Recognizing Biases, Assumptions & Stereotypes in Written Works

10. Recognizing Biases, Assumptions & Stereotypes in Written Works

In this lesson, we will define and learn how to recognize biases, assumptions and stereotypes in written works. We will also practice identifying these elements with a few writing samples.

How to Find the Theme or Central Idea

11. How to Find the Theme or Central Idea

In this lesson, you'll learn how to identify the theme or central idea of a text, and you'll get some specific examples of themes from famous stories.

Citing Textual Evidence to Support Analysis

12. Citing Textual Evidence to Support Analysis

In this lesson, we're going to learn how to analyze a text and cite evidence to support an analysis. We'll also learn the difference between quotations, paraphrases, and summaries, and we'll talk about how to give credit where credit is due.

Author's Purpose: Definition & Examples

13. Author's Purpose: Definition & Examples

This lesson explains the purpose behind various types of writing. In addition, author's purpose is defined using examples to illustrate the explanations.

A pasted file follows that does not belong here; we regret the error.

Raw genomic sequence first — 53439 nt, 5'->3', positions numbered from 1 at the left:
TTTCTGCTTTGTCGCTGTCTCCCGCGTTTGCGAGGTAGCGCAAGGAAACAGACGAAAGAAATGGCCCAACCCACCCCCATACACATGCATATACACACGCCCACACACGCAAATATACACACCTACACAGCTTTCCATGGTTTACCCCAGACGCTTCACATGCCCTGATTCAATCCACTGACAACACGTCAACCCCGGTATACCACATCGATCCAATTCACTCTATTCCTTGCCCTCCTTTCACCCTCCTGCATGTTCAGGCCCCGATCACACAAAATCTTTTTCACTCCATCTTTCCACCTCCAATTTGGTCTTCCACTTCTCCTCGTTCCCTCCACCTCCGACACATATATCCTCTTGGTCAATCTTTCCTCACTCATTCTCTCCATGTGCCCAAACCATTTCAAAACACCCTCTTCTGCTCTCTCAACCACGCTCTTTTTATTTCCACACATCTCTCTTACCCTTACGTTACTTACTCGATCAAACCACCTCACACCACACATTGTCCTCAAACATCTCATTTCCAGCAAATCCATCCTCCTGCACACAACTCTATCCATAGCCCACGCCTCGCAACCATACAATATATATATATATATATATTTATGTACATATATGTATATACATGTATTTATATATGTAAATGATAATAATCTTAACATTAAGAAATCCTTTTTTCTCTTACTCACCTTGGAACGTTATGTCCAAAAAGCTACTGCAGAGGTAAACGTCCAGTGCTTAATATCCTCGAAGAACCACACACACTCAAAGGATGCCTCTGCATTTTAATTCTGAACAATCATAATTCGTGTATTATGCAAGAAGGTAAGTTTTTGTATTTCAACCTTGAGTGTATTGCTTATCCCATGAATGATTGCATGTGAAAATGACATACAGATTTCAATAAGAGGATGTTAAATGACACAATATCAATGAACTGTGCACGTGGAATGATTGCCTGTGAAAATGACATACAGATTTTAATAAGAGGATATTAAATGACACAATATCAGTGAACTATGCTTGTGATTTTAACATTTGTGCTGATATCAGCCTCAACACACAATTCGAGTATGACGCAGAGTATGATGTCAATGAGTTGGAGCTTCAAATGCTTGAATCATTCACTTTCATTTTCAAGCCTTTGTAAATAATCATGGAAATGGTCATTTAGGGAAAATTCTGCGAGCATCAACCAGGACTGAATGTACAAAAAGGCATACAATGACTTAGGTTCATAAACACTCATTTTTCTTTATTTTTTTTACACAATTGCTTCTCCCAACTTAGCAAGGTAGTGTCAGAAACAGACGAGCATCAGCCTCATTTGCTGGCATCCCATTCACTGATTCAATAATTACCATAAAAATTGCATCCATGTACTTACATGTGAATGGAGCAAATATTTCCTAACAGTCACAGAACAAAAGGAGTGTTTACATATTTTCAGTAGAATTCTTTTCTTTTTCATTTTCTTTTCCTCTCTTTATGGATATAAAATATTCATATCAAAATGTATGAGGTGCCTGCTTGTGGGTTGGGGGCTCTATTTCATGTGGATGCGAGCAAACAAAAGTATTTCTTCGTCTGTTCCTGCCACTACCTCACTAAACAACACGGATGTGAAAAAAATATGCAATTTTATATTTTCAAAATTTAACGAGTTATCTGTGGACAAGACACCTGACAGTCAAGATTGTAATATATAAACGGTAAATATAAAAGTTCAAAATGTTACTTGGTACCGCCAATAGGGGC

Making Inductive & Deductive Inferences About a Text

14. Making Inductive & Deductive Inferences About a Text

Inductive reasoning and deductive reasoning are two often confused methods that are used to make inferences or assumptions about a text. Read on to find out the difference between these inferences and how they can be used to better understand a written work.

Drawing Conclusions from a Reading Selection

15. Drawing Conclusions from a Reading Selection

When someone drops hints, we're able to draw conclusions about what they're really trying to say. Similarly, as readers, we use clues to draw conclusions from texts. This lesson explains how to draw conclusions and how to teach this important skill.

Chapter Practice Exam
Test your knowledge of this chapter with a 30 question practice chapter exam.
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Practice Final Exam
Test your knowledge of the entire course with a 50 question practice final exam.